« Reply #29 on: February 21, 2018, 09:52:20 AM »
There is a technique in how to apply a thin layer of epoxy to anything.

You use a small 2in foam roller put a small amount of epoxy (thin epoxy laminating stuff) in a paper plate and just like you paint with it wet the roller. you cant test if roller is too wet by trying on a piece of paper. If you have a hard time weting the paper you are good to go. Long story short is, if the roller is dryish the epoxy will not soak through and the part will be light.
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Offline Matt Piatkowski

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Re: MP Max Bee
« Reply #30 on: February 22, 2018, 01:51:34 PM »
TDM, Pat,
Thanks for more tips and tricks.
Happy Flying,
M

Offline Howard Rush

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Re: MP Max Bee
« Reply #31 on: February 22, 2018, 03:11:24 PM »
Where will you be flying in Poland?
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Offline Matt Piatkowski

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Re: MP Max Bee
« Reply #32 on: February 23, 2018, 05:18:20 AM »
Hi Howard,
I will be training close to Zyrardow ( about 40 miles SW from Warsaw) and will compete in Wloclawek (Polish F2B Championship) and Wierzawice (F2B WC).
Regards,
M

Offline Vincent Judd

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Re: MP Max Bee
« Reply #33 on: February 23, 2018, 06:58:01 PM »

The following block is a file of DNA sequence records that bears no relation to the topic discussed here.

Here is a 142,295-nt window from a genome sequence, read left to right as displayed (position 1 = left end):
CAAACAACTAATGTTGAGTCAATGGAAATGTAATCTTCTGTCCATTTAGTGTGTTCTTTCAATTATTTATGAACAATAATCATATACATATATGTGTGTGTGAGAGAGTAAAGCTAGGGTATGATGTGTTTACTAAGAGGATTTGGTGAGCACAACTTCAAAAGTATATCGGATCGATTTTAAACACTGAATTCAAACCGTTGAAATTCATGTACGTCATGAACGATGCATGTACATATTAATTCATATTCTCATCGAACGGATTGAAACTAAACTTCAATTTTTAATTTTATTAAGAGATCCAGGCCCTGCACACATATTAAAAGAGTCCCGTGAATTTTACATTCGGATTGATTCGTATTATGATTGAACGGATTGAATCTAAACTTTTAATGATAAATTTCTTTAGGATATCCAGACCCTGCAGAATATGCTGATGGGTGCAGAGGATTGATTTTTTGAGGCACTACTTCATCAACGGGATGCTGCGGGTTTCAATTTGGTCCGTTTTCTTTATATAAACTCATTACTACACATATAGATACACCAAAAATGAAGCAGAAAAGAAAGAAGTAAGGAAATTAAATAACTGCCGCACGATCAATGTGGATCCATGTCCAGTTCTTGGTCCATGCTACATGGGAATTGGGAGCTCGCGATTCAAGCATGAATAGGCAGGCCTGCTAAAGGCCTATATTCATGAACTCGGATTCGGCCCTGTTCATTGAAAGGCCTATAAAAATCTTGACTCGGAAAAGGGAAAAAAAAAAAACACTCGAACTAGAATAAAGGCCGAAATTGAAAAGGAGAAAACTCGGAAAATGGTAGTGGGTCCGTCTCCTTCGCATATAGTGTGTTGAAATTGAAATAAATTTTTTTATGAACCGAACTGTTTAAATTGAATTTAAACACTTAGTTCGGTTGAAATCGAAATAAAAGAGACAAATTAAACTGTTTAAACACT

Does anyone know where plans can be had for the Max Bee.? Igorís website lists it, but I think he told me via email that The plans  are out of stock right now. Is there another source ?

Will, the Max Bee plans are available from PAMPA.

Vince

Offline Matt Piatkowski

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Re: MP Max Bee
« Reply #34 on: February 24, 2018, 01:40:16 PM »
More on MP Max Bee:
See the attachment please. Shaped horizontal stabilizer foam core before sheeting, shaped elevator with 1/32" ply caps, 4 Du-Bro hinges and 2 x 10" x 3mm x 0.8 mm carbon composite partial spars glued with epoxy to the hor. stab balsa spar: total 59 grams (2.08 oz. ).

Carbon composite spars were added to the hor. stab. because of "Fear Factor". The shaped elevator is so thin that it is the hor. stab. that must support it.
The sheeting of the hor. stab. with 1/16" balsa will stiffen it up but the entire hor. tail area is so large...

Flaps: I have sliced one of my bent 1/4" contest balsa pieces longitudinally. Then, I have flipped one piece and glued BOTH on one end. Then, I put the pieces, one curving UP and the other DOWN on the flat surface and weighted them down. Then, I have glued the pieces longitudinally using 1.5 grams of CA. The resulting 1/4" plank was flat yesterday and is flat today. Then, I cut the inside flap. 18 grams is not bad, I suppose, but 1/4" is too thin to provide the secure mount for the 1/8" steel wire of the flaps horn without some form of reinforcement like in my previous flaps.